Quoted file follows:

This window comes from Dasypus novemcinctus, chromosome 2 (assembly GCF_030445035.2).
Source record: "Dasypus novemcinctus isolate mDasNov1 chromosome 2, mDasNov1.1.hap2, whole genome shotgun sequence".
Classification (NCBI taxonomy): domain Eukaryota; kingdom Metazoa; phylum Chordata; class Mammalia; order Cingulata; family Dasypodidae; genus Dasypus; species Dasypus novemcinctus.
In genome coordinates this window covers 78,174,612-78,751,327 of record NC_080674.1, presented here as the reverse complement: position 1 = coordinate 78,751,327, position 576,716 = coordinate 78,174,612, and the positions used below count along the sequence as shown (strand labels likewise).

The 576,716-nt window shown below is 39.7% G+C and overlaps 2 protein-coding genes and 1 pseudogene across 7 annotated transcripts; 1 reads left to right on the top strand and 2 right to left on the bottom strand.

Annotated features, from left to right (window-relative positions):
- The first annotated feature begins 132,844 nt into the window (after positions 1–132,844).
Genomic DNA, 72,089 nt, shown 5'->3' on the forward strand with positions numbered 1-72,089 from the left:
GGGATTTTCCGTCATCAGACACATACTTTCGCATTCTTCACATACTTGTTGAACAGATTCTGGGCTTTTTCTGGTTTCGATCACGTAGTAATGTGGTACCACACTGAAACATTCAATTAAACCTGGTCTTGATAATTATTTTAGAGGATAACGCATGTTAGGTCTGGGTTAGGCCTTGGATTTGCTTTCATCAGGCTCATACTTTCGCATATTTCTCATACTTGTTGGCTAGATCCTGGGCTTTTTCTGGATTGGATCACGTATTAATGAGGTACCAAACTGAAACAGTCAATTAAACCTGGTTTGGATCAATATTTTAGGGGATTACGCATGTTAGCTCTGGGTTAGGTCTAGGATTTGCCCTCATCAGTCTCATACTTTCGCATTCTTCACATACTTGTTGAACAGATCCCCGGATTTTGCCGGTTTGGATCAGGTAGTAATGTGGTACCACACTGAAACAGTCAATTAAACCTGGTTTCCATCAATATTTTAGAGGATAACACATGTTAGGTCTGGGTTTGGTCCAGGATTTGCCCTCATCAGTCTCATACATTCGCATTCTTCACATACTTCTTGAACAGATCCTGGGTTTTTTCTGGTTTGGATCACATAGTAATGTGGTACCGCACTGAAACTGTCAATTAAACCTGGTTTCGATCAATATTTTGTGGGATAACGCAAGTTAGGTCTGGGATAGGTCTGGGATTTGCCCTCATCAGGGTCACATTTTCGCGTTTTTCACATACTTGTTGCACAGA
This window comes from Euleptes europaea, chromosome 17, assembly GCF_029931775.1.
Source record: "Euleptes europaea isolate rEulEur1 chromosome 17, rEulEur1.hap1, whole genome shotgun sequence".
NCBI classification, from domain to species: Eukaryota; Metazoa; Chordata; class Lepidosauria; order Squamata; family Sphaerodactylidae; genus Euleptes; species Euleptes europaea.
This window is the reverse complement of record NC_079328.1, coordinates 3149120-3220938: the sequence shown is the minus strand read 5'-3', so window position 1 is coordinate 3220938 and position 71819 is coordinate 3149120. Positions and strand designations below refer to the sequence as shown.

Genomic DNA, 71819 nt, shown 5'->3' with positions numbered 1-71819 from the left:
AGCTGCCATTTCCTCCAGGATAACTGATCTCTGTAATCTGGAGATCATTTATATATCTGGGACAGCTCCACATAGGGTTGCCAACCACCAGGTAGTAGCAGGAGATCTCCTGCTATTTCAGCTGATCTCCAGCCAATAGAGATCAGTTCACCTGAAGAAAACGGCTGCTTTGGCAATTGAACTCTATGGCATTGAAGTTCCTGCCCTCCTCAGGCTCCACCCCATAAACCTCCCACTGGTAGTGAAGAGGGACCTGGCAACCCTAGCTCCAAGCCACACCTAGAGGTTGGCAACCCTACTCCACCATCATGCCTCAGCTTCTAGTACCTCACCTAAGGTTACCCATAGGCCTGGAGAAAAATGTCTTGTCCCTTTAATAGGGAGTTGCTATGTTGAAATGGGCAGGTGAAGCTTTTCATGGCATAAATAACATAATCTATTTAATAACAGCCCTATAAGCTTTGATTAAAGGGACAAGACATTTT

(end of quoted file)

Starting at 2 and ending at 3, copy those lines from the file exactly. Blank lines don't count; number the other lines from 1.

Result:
Source record: "Dasypus novemcinctus isolate mDasNov1 chromosome 2, mDasNov1.1.hap2, whole genome shotgun sequence".
Classification (NCBI taxonomy): domain Eukaryota; kingdom Metazoa; phylum Chordata; class Mammalia; order Cingulata; family Dasypodidae; genus Dasypus; species Dasypus novemcinctus.